Also Old Faithful. Now, as a whole Yellowstone is spectacular, but Old Faithful is one of the lamest geysers there, aside from the fact that it’s sorta big and it goes off often. There’s at least one bigger one right there in the same basin, that I saw. There’s all sorts of geysers, springs, cascades, and mud pots, and most of them are better than Old Faithful.
The Great Salt Lake is absolutely horrible, at least the shore is. There are millions and millions of little flies on the beach, and as you walk a wave of them arises in front of each foot. Also it stinks.
Yeah, Utahns never go there. It reeks and is covered in brine flies. There’s the cool novelty of “hey, I float in this water!” but the novelty lasts about ten minutes - in other words, half the length of the shower you need afterwards to get all the damn salt off you.
It’ll probably look puny. I read somewhere that everything looks puny after you’ve seen the Pyramids.
I was underwhelmed by the Piazza San MArco in Venice. I’m not a big fan of pigeons.
The Washington Monument. Easily the most skippable of all D.C. monuments. To me it’s just a big pointy stick.
On its own, I’ll agree with you. I will say though that as part of the whole Mall, it does work. It’s a neat halfway point between the Lincoln Memorial and the Capitol Building.
Well, the view from outside and below is underwhelming. The view from inside, at the top, is spectacular.
I liked it when I saw it several years ago but I hear it has really gone downhill since then.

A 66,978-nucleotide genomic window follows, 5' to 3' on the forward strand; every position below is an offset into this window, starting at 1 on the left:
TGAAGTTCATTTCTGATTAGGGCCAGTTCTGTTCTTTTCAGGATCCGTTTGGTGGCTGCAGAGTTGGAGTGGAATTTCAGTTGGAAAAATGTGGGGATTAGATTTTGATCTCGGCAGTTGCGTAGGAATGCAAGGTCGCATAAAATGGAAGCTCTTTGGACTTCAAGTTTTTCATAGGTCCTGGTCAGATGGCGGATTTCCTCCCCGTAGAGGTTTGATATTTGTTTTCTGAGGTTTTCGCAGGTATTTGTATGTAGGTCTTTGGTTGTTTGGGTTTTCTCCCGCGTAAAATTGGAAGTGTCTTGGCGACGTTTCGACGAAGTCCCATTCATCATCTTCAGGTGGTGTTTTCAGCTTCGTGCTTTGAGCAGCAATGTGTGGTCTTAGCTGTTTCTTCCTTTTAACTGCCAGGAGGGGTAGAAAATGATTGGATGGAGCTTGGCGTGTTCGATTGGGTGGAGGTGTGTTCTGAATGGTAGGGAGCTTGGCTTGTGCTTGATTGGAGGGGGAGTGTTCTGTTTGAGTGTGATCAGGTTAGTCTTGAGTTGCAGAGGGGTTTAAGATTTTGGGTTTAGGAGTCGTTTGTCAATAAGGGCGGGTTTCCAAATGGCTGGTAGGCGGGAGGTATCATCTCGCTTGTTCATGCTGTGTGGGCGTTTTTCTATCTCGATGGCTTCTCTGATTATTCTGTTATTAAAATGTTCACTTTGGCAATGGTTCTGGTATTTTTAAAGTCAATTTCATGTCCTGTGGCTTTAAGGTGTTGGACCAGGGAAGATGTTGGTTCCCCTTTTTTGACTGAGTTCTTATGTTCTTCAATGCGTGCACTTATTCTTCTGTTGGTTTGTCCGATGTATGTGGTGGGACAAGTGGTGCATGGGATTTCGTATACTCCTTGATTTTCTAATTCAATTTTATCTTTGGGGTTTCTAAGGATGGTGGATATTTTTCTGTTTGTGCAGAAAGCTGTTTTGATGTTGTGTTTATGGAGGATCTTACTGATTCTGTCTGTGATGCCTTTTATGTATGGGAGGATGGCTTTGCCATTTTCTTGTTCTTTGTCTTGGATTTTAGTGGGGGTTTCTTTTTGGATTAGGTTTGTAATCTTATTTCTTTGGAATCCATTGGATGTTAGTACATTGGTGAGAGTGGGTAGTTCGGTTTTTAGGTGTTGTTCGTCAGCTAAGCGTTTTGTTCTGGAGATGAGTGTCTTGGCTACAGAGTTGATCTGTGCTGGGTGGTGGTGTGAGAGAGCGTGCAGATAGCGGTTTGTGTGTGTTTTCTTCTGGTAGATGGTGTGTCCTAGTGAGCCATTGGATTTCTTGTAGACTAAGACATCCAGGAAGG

I doubt you will be disappointed. I recommend against going to the Badaling section of the wall because it is the most touristy and crowded section of the wall. I went to the Jinshangling section of the wall and it was just stunning.
Yeah, Santa Fe is unique in that most of the reasons behind its current look and configuration are tied, entirely, into promoting tourism.
You can add another vote for the Statue of Liberty from me. Growing up in NJ, I was always unimpressed by the site of the Statue on our drives into and out of the city. It looked tiny compared to buildings even on the NJ side.
Now one landmark that I think went for overrated to underrated is the Empire State Building. You could barely get me to glance down to that part of the island when the Towers stood but after they fell it looks even more impressive than before. Especially when you consider that it was completed in 1931.
I really can’t stand those stupid “historic” wharfs. (I’m looking at you San Francisco, Baltimore and New York) They all have the same boat and quite frankly I do not see their merit outside of overpriced food and street performers. And if I recall correctly, the number and quality of performers at South Street Seaport has gone down since I was a child. Bottom line, these places are hardly a “must-see” on your visit to these cities but people will always direct you there.
I wouldn’t even rate it that high. It’s just a mall, and it’s not really all that impressive as malls go. It’s just like any other big mall, and it’s not as nice as the Galleria in Houston, or as cool as the West Edmonton MAll.